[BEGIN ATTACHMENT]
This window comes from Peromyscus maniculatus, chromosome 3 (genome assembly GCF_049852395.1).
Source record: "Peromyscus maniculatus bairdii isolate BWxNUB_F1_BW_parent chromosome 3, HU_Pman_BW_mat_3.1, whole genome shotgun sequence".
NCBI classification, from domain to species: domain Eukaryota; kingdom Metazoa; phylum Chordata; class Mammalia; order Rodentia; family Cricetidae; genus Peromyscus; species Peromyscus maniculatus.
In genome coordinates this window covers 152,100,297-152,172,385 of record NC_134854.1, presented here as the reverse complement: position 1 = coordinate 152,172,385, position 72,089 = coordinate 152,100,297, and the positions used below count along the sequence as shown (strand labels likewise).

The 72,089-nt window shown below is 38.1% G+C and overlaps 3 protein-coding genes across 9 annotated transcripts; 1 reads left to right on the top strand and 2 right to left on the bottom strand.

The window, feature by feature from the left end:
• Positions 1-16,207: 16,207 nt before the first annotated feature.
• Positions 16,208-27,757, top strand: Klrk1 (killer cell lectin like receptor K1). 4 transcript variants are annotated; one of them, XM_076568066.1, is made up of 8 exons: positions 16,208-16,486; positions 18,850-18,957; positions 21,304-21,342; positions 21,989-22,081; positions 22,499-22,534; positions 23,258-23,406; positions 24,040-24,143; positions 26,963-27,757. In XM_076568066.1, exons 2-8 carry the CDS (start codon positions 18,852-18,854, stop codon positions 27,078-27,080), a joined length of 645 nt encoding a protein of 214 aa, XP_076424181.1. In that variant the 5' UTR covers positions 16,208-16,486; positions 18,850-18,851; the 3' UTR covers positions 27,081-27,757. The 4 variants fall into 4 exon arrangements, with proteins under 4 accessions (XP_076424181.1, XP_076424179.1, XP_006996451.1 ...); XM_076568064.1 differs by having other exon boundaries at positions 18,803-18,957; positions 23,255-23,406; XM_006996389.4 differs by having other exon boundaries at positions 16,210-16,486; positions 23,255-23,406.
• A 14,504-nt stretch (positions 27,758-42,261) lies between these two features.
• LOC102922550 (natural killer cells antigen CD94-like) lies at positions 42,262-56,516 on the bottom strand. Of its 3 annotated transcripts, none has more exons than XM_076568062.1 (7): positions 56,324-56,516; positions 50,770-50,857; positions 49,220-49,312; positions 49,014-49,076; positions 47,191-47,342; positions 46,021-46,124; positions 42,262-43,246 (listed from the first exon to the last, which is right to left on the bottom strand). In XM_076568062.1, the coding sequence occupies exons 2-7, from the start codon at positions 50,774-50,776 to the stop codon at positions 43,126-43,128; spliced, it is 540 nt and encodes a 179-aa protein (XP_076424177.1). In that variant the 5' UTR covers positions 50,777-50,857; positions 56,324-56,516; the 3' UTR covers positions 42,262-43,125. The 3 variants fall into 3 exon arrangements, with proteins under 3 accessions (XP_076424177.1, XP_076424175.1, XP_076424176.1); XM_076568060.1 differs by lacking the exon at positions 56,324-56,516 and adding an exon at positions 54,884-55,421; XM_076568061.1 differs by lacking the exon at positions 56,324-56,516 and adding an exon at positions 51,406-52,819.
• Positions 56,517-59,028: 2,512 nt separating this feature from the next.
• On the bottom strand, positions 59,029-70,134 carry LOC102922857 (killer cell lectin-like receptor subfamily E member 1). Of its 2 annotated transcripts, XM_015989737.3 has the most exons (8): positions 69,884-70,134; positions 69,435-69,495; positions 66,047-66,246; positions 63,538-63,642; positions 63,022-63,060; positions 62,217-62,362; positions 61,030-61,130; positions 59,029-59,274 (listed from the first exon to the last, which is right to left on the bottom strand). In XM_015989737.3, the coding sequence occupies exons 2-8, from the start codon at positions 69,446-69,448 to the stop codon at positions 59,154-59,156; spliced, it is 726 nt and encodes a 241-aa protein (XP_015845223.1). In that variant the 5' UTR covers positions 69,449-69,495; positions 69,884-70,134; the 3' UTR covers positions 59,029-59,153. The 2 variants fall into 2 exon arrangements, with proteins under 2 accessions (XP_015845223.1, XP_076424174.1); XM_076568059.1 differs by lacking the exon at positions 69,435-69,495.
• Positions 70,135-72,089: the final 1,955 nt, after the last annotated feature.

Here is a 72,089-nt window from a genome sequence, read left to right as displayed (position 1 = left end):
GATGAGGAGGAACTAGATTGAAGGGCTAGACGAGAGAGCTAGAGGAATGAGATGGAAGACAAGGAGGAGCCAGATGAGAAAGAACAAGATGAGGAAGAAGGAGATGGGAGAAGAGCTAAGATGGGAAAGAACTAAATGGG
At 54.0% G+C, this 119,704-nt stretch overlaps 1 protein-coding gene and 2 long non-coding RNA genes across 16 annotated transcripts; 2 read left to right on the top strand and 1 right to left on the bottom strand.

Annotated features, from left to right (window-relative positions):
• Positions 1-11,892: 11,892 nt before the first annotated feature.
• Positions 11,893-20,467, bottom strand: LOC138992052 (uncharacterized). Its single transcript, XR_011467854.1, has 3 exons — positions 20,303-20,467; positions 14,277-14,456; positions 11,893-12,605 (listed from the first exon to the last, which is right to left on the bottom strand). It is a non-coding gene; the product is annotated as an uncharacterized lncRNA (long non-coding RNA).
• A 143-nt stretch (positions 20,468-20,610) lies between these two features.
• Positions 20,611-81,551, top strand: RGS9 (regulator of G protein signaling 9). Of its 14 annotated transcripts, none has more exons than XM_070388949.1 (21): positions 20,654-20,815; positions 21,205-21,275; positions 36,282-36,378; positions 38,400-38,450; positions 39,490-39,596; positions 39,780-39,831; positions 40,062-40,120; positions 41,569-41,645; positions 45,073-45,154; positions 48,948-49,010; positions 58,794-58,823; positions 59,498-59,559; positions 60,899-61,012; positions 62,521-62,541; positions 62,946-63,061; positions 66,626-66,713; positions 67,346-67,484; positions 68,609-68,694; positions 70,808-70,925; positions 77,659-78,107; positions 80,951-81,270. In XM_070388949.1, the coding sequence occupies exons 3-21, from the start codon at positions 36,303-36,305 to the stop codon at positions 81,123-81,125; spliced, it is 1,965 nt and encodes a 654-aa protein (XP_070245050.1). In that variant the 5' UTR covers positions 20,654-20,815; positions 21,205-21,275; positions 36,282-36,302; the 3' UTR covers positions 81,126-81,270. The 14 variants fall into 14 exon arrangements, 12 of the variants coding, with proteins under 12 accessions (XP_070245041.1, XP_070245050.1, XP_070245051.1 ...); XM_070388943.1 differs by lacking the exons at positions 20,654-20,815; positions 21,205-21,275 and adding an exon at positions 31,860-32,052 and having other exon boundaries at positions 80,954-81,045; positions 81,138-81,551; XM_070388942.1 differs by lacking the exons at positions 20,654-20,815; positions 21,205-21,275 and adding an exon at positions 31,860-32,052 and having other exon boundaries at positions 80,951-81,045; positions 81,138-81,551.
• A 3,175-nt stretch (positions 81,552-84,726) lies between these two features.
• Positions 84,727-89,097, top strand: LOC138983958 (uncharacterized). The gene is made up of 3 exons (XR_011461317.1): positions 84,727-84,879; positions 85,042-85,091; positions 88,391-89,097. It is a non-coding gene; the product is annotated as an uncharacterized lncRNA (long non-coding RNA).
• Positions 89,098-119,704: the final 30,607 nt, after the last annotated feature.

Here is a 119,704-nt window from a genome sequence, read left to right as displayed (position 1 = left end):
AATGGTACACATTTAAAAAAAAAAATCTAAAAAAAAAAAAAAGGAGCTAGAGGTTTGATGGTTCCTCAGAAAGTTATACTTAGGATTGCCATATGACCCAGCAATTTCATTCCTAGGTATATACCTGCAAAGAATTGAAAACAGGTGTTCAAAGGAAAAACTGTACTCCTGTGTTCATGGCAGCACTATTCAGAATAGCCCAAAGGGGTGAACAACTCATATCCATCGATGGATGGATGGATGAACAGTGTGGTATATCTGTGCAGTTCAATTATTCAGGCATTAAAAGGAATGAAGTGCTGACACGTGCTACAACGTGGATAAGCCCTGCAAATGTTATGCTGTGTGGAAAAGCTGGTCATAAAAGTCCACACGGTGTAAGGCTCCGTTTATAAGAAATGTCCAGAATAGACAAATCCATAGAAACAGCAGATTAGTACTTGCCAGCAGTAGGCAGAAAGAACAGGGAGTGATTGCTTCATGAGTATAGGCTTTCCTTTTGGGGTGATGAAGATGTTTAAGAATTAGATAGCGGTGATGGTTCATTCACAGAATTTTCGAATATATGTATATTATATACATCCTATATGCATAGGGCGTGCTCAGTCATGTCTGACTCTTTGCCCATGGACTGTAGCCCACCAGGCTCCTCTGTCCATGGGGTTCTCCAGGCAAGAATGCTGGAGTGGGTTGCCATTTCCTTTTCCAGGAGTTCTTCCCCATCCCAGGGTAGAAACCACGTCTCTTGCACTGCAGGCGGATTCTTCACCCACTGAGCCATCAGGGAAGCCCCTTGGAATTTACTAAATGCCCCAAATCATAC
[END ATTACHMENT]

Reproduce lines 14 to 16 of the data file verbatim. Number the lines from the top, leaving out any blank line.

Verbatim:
Here is a 72,089-nt window from a genome sequence, read left to right as displayed (position 1 = left end):
GATGAGGAGGAACTAGATTGAAGGGCTAGACGAGAGAGCTAGAGGAATGAGATGGAAGACAAGGAGGAGCCAGATGAGAAAGAACAAGATGAGGAAGAAGGAGATGGGAGAAGAGCTAAGATGGGAAAGAACTAAATGGG
At 54.0% G+C, this 119,704-nt stretch overlaps 1 protein-coding gene and 2 long non-coding RNA genes across 16 annotated transcripts; 2 read left to right on the top strand and 1 right to left on the bottom strand.